Just two weeks ago the prime minister was standing in the Beehive theatrette to tell the country the government was still aiming to return to zero cases. This week she was promising a phased end to Covid restrictions in Auckland, under a three-step plan, which moves away from the current elimination strategy.
She acknowledged the elimination strategy was coming to an end, saying it had served New Zealand well.
Since then, the PM has said Cabinet has agreed to the use of vaccine certificates in New Zealand as a tool in high-risk settings including large events and the government is consulting on their use in places like hospitality.
According to Stuff, Ardern today will announce plans to roll out Covid testing much more widely, on the strength of a report from Professor David Murdoch, of Otago University, who leads the Government’s testing advisory group.
Ardern is reported to have said his work will form the basis of “a new rigorous testing regime that will be central to our strategy to control the virus” over coming months.
And about time, too, ACT leader David Seymour huffed:
“Improving our approach to testing is another thing the Prime Minister should have done instead of a little dance while we enjoyed Covid-19 freedom.
“This long nap, when we could have been preparing our defences, is another example of nice but clueless leadership from Ardern.”
National’s Covid-19 Response spokesperson Chris Bishop was similarly critical in a statement headed Testing expert group slams Government response
The Government’s own independent technical advisors on testing have slammed the Government’s inaction on using saliva testing and rapid antigen testing, says National’s Covid-19 Response spokesperson Chris Bishop.
“In September last year the Simpson/Roche report called on the Government to roll out saliva testing as a priority, but now, more than a year later, it is only just getting going and Rako Science’s efforts to partner with the Government for surge capacity surveillance testing have been rebuffed.”
But there were no Covid-related announcements when Point of Order checked the Beehive website this morning.
One line of ministerial focus was transport issues:
The Minister of Energy and Resources Dr Megan Woods declared the first two funding rounds of the Government’s “new-look Low Emission Transport Fund (LETF)” were open for applications.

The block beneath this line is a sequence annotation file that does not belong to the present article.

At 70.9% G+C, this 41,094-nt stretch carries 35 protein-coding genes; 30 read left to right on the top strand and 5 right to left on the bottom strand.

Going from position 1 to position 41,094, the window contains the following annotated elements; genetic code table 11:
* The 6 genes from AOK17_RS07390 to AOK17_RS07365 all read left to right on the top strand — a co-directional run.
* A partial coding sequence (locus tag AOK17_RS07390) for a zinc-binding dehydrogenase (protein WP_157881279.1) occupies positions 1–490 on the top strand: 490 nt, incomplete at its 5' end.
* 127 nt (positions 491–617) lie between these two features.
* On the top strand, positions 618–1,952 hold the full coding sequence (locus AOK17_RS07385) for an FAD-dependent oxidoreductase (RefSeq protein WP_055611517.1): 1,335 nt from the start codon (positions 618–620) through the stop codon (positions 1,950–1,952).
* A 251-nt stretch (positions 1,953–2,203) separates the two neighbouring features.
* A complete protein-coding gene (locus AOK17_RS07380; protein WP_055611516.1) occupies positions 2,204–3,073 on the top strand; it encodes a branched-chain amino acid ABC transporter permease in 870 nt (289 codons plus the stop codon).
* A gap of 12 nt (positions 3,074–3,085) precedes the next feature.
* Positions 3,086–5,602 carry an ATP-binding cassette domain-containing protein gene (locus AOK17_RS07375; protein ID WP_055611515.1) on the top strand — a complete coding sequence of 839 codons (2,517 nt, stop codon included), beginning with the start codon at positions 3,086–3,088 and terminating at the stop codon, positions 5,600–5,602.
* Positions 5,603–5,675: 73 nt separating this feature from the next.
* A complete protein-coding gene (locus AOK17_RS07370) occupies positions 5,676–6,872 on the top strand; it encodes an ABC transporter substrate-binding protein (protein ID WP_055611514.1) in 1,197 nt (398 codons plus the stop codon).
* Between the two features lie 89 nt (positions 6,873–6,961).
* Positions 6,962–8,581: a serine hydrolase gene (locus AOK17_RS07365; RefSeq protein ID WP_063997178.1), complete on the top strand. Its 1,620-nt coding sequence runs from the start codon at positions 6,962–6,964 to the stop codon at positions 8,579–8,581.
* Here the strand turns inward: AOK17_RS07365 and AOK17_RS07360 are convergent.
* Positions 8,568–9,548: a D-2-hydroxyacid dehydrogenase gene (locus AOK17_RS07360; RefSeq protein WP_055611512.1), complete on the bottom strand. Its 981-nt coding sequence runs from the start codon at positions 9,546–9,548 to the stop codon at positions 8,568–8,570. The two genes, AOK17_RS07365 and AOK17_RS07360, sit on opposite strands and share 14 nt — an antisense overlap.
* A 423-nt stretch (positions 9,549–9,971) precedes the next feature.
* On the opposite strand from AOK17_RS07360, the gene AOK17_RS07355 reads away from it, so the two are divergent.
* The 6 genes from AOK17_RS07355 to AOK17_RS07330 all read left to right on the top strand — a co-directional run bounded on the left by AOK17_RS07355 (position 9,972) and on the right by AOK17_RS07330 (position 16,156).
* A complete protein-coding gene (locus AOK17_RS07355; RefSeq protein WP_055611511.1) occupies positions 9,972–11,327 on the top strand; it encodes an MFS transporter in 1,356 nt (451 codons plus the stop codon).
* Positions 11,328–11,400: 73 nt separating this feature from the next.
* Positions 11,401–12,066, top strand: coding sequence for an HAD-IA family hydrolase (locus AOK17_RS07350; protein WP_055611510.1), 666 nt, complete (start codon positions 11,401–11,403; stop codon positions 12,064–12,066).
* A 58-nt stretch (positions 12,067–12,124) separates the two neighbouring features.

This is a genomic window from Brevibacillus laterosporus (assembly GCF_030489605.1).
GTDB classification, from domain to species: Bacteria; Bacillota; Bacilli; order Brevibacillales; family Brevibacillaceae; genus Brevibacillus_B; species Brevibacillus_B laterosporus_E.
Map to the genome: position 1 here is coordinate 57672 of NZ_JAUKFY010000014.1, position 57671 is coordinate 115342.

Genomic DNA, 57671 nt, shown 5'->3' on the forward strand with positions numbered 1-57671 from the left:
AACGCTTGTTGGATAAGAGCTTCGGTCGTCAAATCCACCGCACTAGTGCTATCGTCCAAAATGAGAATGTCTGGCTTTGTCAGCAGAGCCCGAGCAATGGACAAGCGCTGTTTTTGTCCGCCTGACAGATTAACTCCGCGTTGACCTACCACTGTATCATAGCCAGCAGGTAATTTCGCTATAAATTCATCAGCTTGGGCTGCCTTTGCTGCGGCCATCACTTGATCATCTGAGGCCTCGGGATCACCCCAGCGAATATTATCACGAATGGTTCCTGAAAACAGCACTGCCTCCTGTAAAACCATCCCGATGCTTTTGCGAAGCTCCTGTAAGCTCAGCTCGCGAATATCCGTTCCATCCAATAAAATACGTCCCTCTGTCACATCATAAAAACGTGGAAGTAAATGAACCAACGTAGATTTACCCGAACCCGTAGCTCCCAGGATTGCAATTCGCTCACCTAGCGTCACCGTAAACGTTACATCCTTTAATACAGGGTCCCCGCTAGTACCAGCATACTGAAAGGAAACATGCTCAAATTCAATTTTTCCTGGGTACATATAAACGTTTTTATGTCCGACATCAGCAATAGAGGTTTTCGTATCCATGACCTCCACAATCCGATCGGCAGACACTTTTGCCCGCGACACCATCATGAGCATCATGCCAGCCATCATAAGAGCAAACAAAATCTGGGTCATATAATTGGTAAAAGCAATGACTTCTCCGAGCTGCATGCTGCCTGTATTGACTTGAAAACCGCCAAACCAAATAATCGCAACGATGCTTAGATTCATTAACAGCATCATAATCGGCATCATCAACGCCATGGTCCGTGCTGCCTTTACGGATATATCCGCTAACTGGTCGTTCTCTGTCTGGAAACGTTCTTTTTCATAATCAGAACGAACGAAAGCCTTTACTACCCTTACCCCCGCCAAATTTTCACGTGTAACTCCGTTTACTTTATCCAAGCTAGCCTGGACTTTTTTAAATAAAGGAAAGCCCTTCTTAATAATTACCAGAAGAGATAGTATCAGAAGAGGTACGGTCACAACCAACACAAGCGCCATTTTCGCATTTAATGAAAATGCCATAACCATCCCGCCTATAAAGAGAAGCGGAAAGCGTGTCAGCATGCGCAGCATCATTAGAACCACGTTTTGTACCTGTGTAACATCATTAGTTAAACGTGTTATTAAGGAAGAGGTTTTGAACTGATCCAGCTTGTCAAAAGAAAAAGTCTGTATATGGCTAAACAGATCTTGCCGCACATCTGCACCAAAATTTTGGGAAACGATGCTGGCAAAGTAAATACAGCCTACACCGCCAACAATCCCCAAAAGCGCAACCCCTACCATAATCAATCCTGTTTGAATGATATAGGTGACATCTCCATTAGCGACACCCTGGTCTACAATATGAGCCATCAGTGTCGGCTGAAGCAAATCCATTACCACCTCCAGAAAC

The first round will provide co-funding for low-emission vehicles and transport technology. The second round will focus on the installation of further public charging infrastructure.
Total funding will reach up to $25 million a year by 2023/24, with the Government increasing its contribution to up to $12.5 million per year by 2023/24, as announced in Budget 2021.
Both rounds open today.
Transport Minister Michael Wood, meanwhile, was approving a package of improvements to make State Highway 2 in Wairarapa safer. Dependent on property acquisition and consents, construction will begin early next year on the safety improvements between Masterton and Carterton, including flexible safety barriers, pedestrian crossings for school children, walking and cycling paths, road widening, new signage and new roundabouts.
The second area of ministerial focus was on this country’s overseas interests.
Foreign Affairs Minister Nanaia Mahuta announced New Zealand will send a Special Representative for Afghanistan to the Middle East to support New Zealand citizens, permanent residents and other visa holders who want to leave Afghanistan.
Visas have been granted for over 1250 individuals
Mahuta is being somewhat coy about details but did say:
“While we can’t go into specifics of individual visas granted given privacy and security considerations, I can note that while granting visas Ministers supported members of the judiciary, human rights workers and prominent women who required assistance, and we have supported visas like this in a number of cases.”
Two statements emerged in the name of Trade and Export Growth Minister Damien O’Connor, who is in Europe to advance New Zealand’s negotiations for a free trade agreement with the European Union.